Do i need to worry if i have receding gum?
If you’ve noticed some of your teeth seem appearing more exposed due to gum recession and to be “longer” than you remembered, this means that your gums have shrunk back or receded to expose more of the underlying tooth.
It’s not just an esthetic issue or unattractive — gum recession could lead to severe consequences like bone or tooth loss. But before we start explaining the treatment, we need to know why it happened.

Causes of Gum Recession

Here are 4 of the most common causes for gum recession and what we can do about them.

Gum type you have. There are two kinds of risk factors: those you can control and those you can’t. Because you inherited the trait from your parents, genetically, your gum tissue thickness might be classified as either thick or thin. If you have thin tissues, you’re more susceptible to gum recession — which means we’ll need to be extra vigilant about caring for your gum health.

Tooth position. Normally a tooth erupts during childhood in the center of its bony housing (socket). But it can erupt outside of center of the bone arch, often resulting in little to no gum tissue growth around it. The best solution is to move the tooth to a better position within the bony housing through orthodontics such as “ Invisalign” which are a series of clear aligners & a great option, nowadays, or through conventional orthodontics . This in turn might stimulate, partially, gum growth in certain cases.

Traumatic brushing. Ironically, gum recession could be the result of brushing. Consistently brushing too hard can inflame and tear the tissues to the point they begin to recede. This type of physical recession often affects the left side of the mouth more. This is because most people use a toothbrush in their right hand and put more pressure on the left side of their jaws. The pattern also tends to affect the side gums more than the front gums. Brushing doesn’t require a lot of force to remove plaque: use gentle, circular motions with your manual toothbrush and preferably, use an electric toothbrush which is less traumatic to the gum if used properly. Other physical factors that push the gums back include lip or tongue piercings, and damage from a poor restorative dental treatment such as ill-fitting dental crowns or over-contoured dental fillings.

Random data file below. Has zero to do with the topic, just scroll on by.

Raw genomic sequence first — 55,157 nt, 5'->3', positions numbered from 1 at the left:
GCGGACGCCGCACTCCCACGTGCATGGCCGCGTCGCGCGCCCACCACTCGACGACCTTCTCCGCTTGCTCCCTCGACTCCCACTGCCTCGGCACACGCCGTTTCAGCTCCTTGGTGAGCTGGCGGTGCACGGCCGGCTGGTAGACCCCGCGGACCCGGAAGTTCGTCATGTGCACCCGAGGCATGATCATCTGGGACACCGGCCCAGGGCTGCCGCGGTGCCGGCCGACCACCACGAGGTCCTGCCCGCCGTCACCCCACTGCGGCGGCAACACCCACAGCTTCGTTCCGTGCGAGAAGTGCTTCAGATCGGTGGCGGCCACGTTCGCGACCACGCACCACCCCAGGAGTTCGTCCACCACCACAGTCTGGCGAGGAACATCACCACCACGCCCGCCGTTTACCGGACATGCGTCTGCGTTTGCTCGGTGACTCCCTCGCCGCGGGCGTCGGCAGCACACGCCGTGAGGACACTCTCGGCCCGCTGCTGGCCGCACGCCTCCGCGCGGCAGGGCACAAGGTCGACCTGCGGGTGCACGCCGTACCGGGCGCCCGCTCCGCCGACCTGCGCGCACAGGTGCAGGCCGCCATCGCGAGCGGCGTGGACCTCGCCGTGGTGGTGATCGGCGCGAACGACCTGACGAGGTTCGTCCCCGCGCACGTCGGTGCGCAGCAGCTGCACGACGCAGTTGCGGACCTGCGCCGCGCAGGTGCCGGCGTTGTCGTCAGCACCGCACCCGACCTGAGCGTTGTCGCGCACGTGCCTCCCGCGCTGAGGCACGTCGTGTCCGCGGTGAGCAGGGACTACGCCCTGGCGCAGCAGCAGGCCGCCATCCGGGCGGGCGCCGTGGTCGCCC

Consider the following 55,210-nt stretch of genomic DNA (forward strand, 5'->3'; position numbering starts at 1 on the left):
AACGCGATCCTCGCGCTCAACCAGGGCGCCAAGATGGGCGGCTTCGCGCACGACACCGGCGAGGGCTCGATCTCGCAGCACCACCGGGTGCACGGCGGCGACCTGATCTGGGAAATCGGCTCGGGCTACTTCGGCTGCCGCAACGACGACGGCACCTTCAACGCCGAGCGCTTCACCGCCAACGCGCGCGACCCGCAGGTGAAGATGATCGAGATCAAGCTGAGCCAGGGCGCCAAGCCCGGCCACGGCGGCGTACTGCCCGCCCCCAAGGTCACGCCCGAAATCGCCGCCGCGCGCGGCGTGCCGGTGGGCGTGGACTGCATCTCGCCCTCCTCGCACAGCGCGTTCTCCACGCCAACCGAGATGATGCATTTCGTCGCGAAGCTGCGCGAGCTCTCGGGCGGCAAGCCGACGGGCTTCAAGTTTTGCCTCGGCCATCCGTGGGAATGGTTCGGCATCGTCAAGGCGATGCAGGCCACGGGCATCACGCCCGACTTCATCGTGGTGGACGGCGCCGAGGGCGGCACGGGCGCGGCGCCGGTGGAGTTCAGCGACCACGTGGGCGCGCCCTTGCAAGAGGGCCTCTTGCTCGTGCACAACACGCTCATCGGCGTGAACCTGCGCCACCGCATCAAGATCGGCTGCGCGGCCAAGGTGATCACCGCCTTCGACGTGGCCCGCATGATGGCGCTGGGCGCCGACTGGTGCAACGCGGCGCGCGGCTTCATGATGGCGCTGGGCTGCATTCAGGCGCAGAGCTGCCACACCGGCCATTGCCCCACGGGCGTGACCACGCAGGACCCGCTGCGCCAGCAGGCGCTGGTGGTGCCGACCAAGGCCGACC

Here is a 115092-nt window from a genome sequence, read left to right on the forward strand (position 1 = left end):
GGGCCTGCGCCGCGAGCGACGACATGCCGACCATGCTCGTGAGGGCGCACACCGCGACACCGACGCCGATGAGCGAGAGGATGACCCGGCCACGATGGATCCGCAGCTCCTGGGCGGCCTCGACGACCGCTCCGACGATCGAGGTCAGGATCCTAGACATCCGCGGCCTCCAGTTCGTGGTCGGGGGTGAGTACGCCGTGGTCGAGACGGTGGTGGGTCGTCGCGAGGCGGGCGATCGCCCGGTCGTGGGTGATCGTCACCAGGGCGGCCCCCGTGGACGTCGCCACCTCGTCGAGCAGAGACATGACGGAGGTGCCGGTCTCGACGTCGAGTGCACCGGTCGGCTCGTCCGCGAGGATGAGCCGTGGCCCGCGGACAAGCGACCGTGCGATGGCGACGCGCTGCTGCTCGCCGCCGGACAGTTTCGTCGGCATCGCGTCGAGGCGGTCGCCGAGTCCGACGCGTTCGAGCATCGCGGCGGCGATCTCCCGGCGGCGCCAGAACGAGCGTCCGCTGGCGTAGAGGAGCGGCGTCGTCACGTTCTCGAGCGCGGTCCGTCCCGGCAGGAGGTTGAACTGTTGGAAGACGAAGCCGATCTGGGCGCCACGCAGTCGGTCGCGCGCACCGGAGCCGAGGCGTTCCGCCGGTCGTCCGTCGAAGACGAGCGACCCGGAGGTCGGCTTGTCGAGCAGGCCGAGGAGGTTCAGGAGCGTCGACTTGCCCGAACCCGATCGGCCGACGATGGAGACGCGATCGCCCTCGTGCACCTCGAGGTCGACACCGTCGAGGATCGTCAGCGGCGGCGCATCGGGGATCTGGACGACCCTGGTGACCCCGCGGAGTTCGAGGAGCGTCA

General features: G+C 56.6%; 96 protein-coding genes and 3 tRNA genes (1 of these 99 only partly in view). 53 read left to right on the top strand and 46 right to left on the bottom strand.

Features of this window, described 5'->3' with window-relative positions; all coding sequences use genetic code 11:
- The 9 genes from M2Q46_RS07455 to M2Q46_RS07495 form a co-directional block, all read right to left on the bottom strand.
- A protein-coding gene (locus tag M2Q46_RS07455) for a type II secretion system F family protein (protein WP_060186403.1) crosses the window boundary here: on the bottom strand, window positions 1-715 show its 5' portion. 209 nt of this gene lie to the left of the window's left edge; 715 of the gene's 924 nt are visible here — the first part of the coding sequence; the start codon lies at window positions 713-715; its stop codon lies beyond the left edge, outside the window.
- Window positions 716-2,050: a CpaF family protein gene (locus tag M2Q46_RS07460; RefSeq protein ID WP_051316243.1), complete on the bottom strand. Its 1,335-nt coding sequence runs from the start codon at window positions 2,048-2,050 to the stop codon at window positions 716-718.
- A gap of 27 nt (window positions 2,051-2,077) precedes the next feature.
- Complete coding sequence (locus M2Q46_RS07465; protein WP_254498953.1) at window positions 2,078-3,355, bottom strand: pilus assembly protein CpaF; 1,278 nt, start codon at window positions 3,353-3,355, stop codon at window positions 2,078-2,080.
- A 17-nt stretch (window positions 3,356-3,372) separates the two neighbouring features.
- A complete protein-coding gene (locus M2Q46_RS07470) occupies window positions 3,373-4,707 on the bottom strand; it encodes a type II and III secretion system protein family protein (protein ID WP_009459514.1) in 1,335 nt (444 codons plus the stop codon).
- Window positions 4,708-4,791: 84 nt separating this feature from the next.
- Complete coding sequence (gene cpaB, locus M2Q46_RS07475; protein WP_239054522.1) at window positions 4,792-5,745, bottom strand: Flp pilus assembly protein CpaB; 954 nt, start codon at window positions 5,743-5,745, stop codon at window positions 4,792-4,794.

Periodontal (gum) disease. This, by far, is the greatest cause for gum recession: an infection caused by a poor oral hygiene and built-up of bacterial plaque. The weakened tissues begin to detach from the teeth and recede. Gum disease can be treated with aggressive plaque removal, along with a wide variety of gum treatments. Practicing daily brushing and flossing and regularly visiting your dentist and preferably, your “Periodontist” for thorough cleanings and checkups are the best practices for keeping your gums as healthy as possible.

Risk factors

a)Age is a key risk factor for receding gums. Around 88 percent of people older than 65 years have a receding gum in at least one tooth.
b)People who smoke and use tobacco products also face an increased risk of receding gums.
c)Genetics is another factor, as people who have thin or weak gums can pass these characteristics on via their genes.
Diabetes can also increase the risk of receding gums.


Receding gums can cause teeth to feel sensitive to cold and heat.
Many people with receding gums may not notice or aware at the beginning that their gums are receding.However, when people have receding gums, they may experience the following:
• concerns about changing appearance, as the tooth appears longer and the space between teeth increases
• fear of losing teeth
• sensitivity to cold and heat due to exposed tooth roots
Most importantly, receding gums can be a symptom of underlying dental problems, including gum disease, and can increase the risk of tooth decay and tooth loss. They can also experience a bad breath and bleeding gums.


Most cases of mild gum recession do not need treatment. Dentists may advise preventive measures to monitor the gums. Teaching effective but gentle brushing is an effective early intervention.
For people who do need treatment, several options are available. Book your appointment with Gum Specialist Dr.Miski if you have gum recession, to discuss the treatment options.


Some of the causes of gingival recession are preventable.
The most obvious, preventable cause is brushing the teeth too harshly or using a hard-bristled toothbrush. Instead, people should use a soft-bristled toothbrush and avoid over brushing, applying gentle strokes.
Plaque buildup and tartar can lead to periodontal disease, so maintaining good oral hygiene can also help prevent receding gums.
People who have concerns about their teeth or receding gums should consult Periodontist Dr.Miski to discuss their worries.